The author states that passenger vessels, including those used for cruise shipping, are the fastest growing segment of the marine industry thoughout the world. There are, however, numerous unresolved fire safety issues, particularly in the design and operation of these passenger vessels. This paper presents the views of the author, who is the head of the Fire Protection Section of the U.S. Coast Guard Office of Marine Safety, Security and Environmental Protection. Citing the fire protection regulations of the SOLAS Convention, the author mentions examples of the incorrect interpretation of these safety regulations in ship design. Some of the examples discussed involve escape routes and passageways, stairtowers, main vertical zones, sprinklers, and smoke control. The author stresses the importance of adhering to the correct safety rules well in advance of ship production at a time when three million U.S. passengers a year take a cruise on these passenger vessels. Toward this end, a call is made to ship designers and shipbuilders to work together with the U.S. regulatory bodies to resolve these safety issues.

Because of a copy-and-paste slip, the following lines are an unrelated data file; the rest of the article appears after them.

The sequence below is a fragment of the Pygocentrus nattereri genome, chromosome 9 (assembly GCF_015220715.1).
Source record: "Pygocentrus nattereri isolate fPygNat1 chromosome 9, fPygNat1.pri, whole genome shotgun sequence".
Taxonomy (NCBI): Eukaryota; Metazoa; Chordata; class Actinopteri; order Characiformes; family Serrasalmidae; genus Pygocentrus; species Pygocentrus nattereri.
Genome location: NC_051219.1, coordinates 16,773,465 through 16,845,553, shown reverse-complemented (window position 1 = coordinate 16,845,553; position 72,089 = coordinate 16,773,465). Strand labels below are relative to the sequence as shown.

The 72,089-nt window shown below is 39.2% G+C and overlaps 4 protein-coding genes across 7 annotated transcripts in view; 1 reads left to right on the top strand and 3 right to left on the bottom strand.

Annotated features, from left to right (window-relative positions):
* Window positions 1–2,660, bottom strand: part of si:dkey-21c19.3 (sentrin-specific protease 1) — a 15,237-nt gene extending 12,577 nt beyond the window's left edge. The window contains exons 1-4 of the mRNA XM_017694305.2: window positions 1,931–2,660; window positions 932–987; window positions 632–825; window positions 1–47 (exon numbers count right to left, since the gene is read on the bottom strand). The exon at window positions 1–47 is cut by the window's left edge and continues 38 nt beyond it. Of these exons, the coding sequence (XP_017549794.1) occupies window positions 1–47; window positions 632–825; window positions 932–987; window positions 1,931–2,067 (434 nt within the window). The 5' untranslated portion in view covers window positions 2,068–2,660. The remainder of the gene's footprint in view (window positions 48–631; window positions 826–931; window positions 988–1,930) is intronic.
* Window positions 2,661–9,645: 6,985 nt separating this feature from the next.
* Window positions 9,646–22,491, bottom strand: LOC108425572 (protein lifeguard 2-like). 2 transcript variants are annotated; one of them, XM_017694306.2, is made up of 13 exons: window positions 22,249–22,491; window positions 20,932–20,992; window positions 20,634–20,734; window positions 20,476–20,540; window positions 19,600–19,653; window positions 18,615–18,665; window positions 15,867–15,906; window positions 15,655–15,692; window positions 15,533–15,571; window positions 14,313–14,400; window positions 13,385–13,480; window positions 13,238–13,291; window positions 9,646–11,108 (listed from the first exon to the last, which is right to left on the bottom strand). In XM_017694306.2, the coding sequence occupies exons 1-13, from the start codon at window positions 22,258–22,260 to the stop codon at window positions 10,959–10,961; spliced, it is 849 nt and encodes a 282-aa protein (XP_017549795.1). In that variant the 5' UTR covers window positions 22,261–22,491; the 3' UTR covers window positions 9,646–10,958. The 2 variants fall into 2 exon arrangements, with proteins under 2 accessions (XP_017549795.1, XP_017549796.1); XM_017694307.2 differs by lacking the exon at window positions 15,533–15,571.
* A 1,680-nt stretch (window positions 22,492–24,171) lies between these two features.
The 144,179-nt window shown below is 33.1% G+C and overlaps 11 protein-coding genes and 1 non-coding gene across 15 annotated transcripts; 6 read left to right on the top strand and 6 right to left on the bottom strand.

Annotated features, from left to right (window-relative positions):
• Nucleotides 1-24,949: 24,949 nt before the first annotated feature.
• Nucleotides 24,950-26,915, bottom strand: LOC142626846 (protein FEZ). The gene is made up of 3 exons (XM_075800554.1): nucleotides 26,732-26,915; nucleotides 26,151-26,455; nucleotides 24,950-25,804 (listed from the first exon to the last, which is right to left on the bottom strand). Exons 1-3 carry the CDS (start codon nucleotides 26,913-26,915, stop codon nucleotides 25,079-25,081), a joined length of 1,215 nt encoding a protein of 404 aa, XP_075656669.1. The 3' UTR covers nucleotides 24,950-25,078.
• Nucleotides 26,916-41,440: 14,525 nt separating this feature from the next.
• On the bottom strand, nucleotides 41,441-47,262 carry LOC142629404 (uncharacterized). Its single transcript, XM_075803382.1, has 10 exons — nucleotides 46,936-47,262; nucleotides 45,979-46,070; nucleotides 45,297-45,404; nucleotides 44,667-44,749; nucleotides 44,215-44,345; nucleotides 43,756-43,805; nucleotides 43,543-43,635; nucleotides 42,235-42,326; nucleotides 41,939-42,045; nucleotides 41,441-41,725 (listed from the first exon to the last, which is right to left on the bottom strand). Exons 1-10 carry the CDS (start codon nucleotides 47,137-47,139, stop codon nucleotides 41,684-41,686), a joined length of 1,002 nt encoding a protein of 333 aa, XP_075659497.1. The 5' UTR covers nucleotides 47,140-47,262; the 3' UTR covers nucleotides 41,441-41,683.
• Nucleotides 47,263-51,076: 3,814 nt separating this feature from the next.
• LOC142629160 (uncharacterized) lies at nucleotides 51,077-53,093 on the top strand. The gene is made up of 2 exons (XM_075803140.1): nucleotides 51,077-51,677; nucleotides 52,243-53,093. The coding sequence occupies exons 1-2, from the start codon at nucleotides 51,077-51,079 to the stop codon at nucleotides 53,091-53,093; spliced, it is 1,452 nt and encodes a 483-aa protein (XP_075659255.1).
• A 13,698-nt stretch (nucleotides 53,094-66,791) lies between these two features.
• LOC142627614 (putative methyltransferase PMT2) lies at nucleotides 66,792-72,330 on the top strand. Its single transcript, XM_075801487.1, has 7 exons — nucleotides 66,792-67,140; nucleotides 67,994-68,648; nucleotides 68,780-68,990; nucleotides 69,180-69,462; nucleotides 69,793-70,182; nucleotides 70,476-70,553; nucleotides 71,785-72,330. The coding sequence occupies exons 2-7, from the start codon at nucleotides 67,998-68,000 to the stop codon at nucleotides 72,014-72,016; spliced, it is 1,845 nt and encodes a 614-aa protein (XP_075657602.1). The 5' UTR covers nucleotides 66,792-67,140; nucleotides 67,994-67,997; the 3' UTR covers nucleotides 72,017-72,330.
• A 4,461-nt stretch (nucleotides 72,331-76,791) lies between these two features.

• Supplemental Notes:
    • Report; Paper presented at a meeting of the Royal Institution of Naval Architects, London Branch, March 15, 1990
  • Corporate Authors:

    United States Coast Guard

    2100 Second Street, SW
    Washington, DC  United States  20593
  • Authors:
    • Murtagh, M M
  • Publication Date: 1990

Media Info

  • Pagination: 10 p.

Subject/Index Terms

Filing Info

  • Accession Number: 00660648
  • Record Type: Publication
  • Source Agency: Maritime Technical Information Facility
  • Files: TRIS
  • Created Date: Jul 21 1994 12:00AM